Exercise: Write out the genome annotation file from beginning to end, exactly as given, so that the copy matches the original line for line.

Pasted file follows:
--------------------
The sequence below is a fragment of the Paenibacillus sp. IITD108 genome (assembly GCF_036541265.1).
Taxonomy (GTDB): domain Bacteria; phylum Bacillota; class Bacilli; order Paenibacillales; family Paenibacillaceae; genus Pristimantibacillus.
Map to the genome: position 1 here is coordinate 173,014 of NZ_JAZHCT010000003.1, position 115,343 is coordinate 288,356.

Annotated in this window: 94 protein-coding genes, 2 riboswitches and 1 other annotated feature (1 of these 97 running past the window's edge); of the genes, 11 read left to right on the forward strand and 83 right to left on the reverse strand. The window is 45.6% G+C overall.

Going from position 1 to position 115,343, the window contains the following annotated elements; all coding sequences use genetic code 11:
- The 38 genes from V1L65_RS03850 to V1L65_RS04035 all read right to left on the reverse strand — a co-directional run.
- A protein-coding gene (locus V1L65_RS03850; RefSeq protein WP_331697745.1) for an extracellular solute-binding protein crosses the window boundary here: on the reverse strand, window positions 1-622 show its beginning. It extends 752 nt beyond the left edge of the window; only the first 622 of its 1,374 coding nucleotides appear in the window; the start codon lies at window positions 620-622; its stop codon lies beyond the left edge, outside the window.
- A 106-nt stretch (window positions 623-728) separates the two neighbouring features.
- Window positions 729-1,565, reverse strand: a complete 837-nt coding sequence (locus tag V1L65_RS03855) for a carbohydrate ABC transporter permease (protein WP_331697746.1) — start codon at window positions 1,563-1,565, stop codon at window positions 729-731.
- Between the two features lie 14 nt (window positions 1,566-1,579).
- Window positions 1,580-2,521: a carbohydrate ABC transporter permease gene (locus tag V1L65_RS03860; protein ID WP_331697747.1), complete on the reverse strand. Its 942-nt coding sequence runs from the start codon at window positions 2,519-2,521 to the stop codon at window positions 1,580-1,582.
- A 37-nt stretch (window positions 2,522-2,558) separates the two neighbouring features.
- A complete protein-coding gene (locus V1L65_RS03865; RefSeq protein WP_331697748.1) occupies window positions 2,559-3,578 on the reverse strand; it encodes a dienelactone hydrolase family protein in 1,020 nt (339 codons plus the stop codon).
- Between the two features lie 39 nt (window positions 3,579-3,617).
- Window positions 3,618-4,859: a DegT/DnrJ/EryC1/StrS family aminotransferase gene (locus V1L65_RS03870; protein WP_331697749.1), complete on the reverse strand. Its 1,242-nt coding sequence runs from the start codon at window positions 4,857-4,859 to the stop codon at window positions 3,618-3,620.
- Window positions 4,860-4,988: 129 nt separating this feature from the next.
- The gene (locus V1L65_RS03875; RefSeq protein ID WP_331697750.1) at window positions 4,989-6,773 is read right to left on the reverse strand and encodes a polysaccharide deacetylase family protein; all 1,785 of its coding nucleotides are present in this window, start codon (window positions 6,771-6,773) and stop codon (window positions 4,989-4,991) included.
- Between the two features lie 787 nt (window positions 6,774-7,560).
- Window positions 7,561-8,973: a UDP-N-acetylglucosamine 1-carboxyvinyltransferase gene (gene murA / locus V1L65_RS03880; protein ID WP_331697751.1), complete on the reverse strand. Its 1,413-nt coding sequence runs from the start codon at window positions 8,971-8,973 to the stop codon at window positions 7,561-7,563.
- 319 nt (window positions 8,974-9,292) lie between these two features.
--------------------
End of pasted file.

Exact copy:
The sequence below is a fragment of the Paenibacillus sp. IITD108 genome (assembly GCF_036541265.1).
Taxonomy (GTDB): domain Bacteria; phylum Bacillota; class Bacilli; order Paenibacillales; family Paenibacillaceae; genus Pristimantibacillus.
Map to the genome: position 1 here is coordinate 173,014 of NZ_JAZHCT010000003.1, position 115,343 is coordinate 288,356.

Annotated in this window: 94 protein-coding genes, 2 riboswitches and 1 other annotated feature (1 of these 97 running past the window's edge); of the genes, 11 read left to right on the forward strand and 83 right to left on the reverse strand. The window is 45.6% G+C overall.

Going from position 1 to position 115,343, the window contains the following annotated elements; all coding sequences use genetic code 11:
- The 38 genes from V1L65_RS03850 to V1L65_RS04035 all read right to left on the reverse strand — a co-directional run.
- A protein-coding gene (locus V1L65_RS03850; RefSeq protein WP_331697745.1) for an extracellular solute-binding protein crosses the window boundary here: on the reverse strand, window positions 1-622 show its beginning. It extends 752 nt beyond the left edge of the window; only the first 622 of its 1,374 coding nucleotides appear in the window; the start codon lies at window positions 620-622; its stop codon lies beyond the left edge, outside the window.
- A 106-nt stretch (window positions 623-728) separates the two neighbouring features.
- Window positions 729-1,565, reverse strand: a complete 837-nt coding sequence (locus tag V1L65_RS03855) for a carbohydrate ABC transporter permease (protein WP_331697746.1) — start codon at window positions 1,563-1,565, stop codon at window positions 729-731.
- Between the two features lie 14 nt (window positions 1,566-1,579).
- Window positions 1,580-2,521: a carbohydrate ABC transporter permease gene (locus tag V1L65_RS03860; protein ID WP_331697747.1), complete on the reverse strand. Its 942-nt coding sequence runs from the start codon at window positions 2,519-2,521 to the stop codon at window positions 1,580-1,582.
- A 37-nt stretch (window positions 2,522-2,558) separates the two neighbouring features.
- A complete protein-coding gene (locus V1L65_RS03865; RefSeq protein WP_331697748.1) occupies window positions 2,559-3,578 on the reverse strand; it encodes a dienelactone hydrolase family protein in 1,020 nt (339 codons plus the stop codon).
- Between the two features lie 39 nt (window positions 3,579-3,617).
- Window positions 3,618-4,859: a DegT/DnrJ/EryC1/StrS family aminotransferase gene (locus V1L65_RS03870; protein WP_331697749.1), complete on the reverse strand. Its 1,242-nt coding sequence runs from the start codon at window positions 4,857-4,859 to the stop codon at window positions 3,618-3,620.
- Window positions 4,860-4,988: 129 nt separating this feature from the next.
- The gene (locus V1L65_RS03875; RefSeq protein ID WP_331697750.1) at window positions 4,989-6,773 is read right to left on the reverse strand and encodes a polysaccharide deacetylase family protein; all 1,785 of its coding nucleotides are present in this window, start codon (window positions 6,771-6,773) and stop codon (window positions 4,989-4,991) included.
- Between the two features lie 787 nt (window positions 6,774-7,560).
- Window positions 7,561-8,973: a UDP-N-acetylglucosamine 1-carboxyvinyltransferase gene (gene murA / locus V1L65_RS03880; protein ID WP_331697751.1), complete on the reverse strand. Its 1,413-nt coding sequence runs from the start codon at window positions 8,971-8,973 to the stop codon at window positions 7,561-7,563.
- 319 nt (window positions 8,974-9,292) lie between these two features.